So much for Salvador Perez only missing a few weeks.
Perez underwent his scheduled knee surgery today and the Royals announced afterward that he’s expected to be out for 12-14 weeks, which would mean a mid-June return at the earliest.
In other words, there’s a strong chance the 21-year-old catcher will miss the entire first half of the season, which is an awfully tough break so soon after signing a long-term contract extension that could potentially keep him in Kansas City through 2019.
For now Brayan Pena will move atop the catching depth chart, but Bob Dutton of the Kansas City Star speculated this morning that the Royals could be interested in 40-year-old Ivan Rodriguez as a veteran replacement. And that was before the news of Perez’s longer-than-expected recovery timetable.
Pena has hit just .251 with a .293 on-base percentage and .359 slugging percentage in 267 career games through age 29, but that .652 OPS is actually higher than Rodriguez’s mark in both 2011 (.604) and 2010 (.640). Rodriguez can still shut down a running game with his elite arm strength, whereas Pena has thrown out just 27 percent of steal attempts.
Rick Morissey of the Chicago Sun-Times published an article on Sunday giving a bit of insight into Cubs president of baseball operations Theo Epstein. When Epsten was younger, he dabbled in sportswriting, but quickly realized the trade wasn’t for him.
As Morissey details, when Epstein was 19 years old writing for Yale’s student newspaper, he wrote an article suggesting the school’s football coach should be fired during what would become a 3-7 season. Epstein was told during the meeting that one writer would defend the coach and one would call for his job. “It was a lesson in the way that the world of journalism sometimes works. It was an eye-opener for me. I regret it, and I’ve happily moved on.”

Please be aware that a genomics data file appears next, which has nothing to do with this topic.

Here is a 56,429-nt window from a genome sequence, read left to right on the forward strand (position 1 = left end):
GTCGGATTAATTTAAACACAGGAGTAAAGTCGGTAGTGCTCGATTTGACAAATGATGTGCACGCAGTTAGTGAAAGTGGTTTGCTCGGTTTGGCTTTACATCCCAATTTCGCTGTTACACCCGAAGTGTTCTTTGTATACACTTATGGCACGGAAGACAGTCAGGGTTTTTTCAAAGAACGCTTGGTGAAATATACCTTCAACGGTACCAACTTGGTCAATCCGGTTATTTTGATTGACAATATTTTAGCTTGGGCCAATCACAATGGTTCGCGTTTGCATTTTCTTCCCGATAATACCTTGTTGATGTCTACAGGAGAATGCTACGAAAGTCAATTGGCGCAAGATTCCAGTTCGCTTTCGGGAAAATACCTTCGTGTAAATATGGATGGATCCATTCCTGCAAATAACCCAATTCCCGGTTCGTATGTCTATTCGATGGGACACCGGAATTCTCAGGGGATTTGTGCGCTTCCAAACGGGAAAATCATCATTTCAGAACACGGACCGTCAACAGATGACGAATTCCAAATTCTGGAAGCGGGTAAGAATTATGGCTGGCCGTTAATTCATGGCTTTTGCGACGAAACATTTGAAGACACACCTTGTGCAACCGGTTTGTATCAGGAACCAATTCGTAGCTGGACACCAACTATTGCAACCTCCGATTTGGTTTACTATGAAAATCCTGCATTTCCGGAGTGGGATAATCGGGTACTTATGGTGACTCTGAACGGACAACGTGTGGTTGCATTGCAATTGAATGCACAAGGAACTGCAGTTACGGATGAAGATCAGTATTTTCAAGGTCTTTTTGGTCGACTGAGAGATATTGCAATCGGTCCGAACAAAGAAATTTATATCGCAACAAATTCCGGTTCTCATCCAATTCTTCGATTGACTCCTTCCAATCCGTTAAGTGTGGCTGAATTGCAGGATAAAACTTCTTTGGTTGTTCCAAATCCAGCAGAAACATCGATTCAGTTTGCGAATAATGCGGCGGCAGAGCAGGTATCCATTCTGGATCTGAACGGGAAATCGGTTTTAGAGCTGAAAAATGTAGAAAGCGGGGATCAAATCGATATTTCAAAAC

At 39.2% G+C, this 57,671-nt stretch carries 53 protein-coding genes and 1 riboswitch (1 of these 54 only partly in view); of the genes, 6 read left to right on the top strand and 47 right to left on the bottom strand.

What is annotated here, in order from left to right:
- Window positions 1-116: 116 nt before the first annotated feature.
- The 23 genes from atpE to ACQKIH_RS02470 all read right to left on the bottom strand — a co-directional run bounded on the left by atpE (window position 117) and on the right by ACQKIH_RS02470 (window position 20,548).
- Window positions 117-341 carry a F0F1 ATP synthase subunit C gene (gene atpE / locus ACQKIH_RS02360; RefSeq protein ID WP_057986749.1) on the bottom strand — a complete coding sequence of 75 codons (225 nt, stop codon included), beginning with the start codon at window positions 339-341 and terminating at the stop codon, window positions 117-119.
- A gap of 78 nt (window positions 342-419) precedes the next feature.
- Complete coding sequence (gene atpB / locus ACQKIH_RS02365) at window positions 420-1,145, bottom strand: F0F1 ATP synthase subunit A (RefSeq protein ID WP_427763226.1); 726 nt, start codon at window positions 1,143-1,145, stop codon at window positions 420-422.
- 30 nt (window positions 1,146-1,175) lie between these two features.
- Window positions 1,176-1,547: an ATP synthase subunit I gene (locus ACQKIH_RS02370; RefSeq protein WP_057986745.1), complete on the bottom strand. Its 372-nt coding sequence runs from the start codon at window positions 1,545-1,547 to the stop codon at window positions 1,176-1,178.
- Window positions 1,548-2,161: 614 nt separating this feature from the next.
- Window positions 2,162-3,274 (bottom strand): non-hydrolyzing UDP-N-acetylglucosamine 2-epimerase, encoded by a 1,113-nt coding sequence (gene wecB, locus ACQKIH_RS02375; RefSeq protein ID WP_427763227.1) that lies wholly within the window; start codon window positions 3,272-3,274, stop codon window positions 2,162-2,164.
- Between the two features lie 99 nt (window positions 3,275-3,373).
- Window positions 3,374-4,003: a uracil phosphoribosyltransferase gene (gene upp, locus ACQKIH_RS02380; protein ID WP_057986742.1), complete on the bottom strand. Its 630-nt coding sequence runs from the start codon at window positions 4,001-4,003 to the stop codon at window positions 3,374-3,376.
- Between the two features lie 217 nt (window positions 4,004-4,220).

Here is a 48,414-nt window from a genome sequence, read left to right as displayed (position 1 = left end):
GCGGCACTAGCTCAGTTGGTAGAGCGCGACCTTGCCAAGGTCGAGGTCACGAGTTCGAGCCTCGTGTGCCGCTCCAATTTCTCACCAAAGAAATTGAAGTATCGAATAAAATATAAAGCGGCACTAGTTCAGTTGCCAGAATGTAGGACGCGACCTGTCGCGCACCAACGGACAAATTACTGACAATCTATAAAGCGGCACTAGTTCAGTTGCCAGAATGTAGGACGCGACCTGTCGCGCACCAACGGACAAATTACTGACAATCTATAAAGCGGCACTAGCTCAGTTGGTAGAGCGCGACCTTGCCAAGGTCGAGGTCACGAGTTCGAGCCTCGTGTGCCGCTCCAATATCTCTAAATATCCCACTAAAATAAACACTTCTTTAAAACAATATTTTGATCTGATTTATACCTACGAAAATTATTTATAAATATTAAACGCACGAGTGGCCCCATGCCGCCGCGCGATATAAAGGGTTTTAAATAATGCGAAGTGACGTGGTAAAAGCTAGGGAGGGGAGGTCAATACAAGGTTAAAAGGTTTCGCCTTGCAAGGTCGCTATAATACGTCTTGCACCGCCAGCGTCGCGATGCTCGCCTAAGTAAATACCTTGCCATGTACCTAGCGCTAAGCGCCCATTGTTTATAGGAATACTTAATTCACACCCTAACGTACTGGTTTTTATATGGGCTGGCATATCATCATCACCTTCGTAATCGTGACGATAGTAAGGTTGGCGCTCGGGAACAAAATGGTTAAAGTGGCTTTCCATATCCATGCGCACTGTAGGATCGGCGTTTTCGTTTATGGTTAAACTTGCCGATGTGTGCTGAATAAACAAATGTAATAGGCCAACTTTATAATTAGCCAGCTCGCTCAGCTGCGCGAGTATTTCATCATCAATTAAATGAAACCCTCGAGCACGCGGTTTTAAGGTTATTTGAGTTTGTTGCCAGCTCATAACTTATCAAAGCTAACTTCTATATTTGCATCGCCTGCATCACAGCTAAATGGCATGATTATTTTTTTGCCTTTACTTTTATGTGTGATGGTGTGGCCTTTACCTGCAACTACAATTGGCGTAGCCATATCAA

Epstein continued, “I realized I didn’t want to be a sportswriter when I was interning with the Orioles back in ’92, ’93, ’94. I did do a lot of media-relations stuff, and I saw that the life of a sportswriter is pretty lonely. You kind of work by yourself, sit there by yourself in the press box, go back to the hotel bar. Not to generalize.” He added, “But I really respect writing and respect sportswriters.”
He’s not wrong, and he seems to have found his calling as a front office executive. His Cubs are back in the World Series for the first time since 1945.
Indians second baseman Jason Kipnis tweeted on Sunday, “Got a little too close to [Francisco Lindor] during the celebration!! Freak accident but should be good to go by Tuesday! #cantkeepmeoutofthisgame!”
Per MLB.com’s Jordan Bastian, manager Terry Francona said Kipnis is dealing with a low ankle sprain, but he’s expected to be ready to go when the World Series begins on Tuesday. Kipnis went through fielding drills on Sunday.
Kipnis is hitting .167/.219/.367 with a pair of homers and four RBI in eight games this postseason.